Denis Villeneuve's adaptation has garnered widespread praise for its extravagant visuals, but responses to the film's story are more mixed.

At long, long last, a new adaptation of Dune has arrived on our planet.

Director Denis Villeneuve's highly anticipated film, based on Frank Herbert's beloved 1965 novel, premiered Friday at the Venice International Film Festival, finally screening before an audience after the coronavirus pandemic delayed its release by nearly a year. The first reactions and reviews have largely hailed the film's extravagant visuals and world-building, comparing it to such landmarks as Star Wars, The Lord of the Rings, and even 2001: A Space Odyssey.

EW's Leah Greenblatt gave the film a B, calling it "breathtaking, and a little bit maddening." "[Dune] is exactly the kind of lush, lofty filmmaking wide screens were made for; a sensory experience so opulent and overwhelming it begs to be seen big, or not at all," she wrote in her review. "As he proved on projects like Arrival and Blade Runner 2049, Villeneuve's gift for visual storytelling can be genuinely breathtaking — vast desertscapes unscrolling like oceans and helicopters with dragonfly-wing blades where the rotors should be; the kidney-piercing resonance of Hans Zimmer's soundtrack poured over sets of towering, planet-scaled enormity."

Timothée Chalamet in 'Dune'
| Credit: Warner Bros. Pictures

Responses to the film's story, however, have been more mixed. Villeneuve has frequently said that Dune was intended as the first of a two-part film adaptation, and Greenblatt conceded that "The sheer awesomeness of Villeneuve's execution… often obscures the fact that the plot is mostly prologue: a sprawling origin story with no fixed beginning or end."

Variety's Owen Gleiberman, meanwhile, wrote that "Dune is a movie that earns five stars for world-building and about two-and-a-half for storytelling… It's not just that the story loses its pulse. It loses any sense that we're emotionally invested in it."

IndieWire's David Ehrlich was even more blunt, calling the film "a massive disappointment" in his review and adding, "This lifeless spice opera is told on such a comically massive scale that a screen of any size would struggle to contain it… For all of Villeneuve's awe-inducing vision, he loses sight of why Frank Herbert's foundational sci-fi opus is worthy of this epic spectacle in the first place."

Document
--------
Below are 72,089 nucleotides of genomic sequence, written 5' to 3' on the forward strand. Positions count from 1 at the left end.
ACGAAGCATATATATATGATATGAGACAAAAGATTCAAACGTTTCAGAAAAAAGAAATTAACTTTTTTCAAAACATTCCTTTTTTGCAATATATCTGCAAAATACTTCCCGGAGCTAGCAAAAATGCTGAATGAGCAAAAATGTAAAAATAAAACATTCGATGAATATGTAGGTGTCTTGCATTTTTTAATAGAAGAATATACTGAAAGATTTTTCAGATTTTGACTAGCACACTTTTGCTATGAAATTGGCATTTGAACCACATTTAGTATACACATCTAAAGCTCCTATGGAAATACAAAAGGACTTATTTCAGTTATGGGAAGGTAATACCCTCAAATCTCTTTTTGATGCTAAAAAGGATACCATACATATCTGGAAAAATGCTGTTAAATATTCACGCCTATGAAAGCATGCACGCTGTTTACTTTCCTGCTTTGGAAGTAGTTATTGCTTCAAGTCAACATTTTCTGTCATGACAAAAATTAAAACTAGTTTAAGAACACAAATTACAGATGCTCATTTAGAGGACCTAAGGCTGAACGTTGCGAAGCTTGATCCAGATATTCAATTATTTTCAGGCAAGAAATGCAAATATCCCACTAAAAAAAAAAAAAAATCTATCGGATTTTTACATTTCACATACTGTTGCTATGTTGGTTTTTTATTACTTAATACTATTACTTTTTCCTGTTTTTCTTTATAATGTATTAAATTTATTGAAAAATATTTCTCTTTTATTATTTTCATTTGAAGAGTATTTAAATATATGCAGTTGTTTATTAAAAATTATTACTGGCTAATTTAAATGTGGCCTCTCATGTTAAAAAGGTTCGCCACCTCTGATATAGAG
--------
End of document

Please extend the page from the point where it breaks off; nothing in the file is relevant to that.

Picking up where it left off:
Wrote David Rooney of The Hollywood Reporter, "An awful lot of what we're watching feels like laborious setup for a hopefully more gripping film to come — the boring homework before the juicy stuff starts happening."

Still, many journalists praised the film on social media, calling it "a once-in-a-generation film," "thrilling and emotionally authentic," and "a pitch perfect epic that DEMANDS Part 2." The film seems destined to divide general audiences as well as critics; as EW's Greenblatt wrote, "If you're already knee-deep in Herbert mythology, you'll thrill to every whispered word; if you come in not knowing the difference between a Holtzman shield and a hole in the floor, it's a longer walk."

Rebecca Ferguson, Zendaya, Javier Bardem, and Timothée Chalamet in 'Dune'
| Credit: Chia Bella James/Warner Bros.

Dune stars a massive ensemble cast, including Timothée Chalamet, Zendaya, Oscar Isaac, and Rebecca Ferguson, in a complex tale of a family overseeing the colonized desert planet Arrakis, the only source of the most valuable substance in the universe, known as spice. After a bitter betrayal, Chalamet's Paul is drawn to Arrakis' natives, the Fremen, who live in the deep desert.

Dune will be released in theaters and on HBO on Max Oct. 22. You can see more journalists' reactions to the film below.

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Dune (2021 movie)

A new adaptation of Frank Herbert's classic sci-fi novel about the son of a noble family tasked with ruling an inhospitable but crucially important planet.

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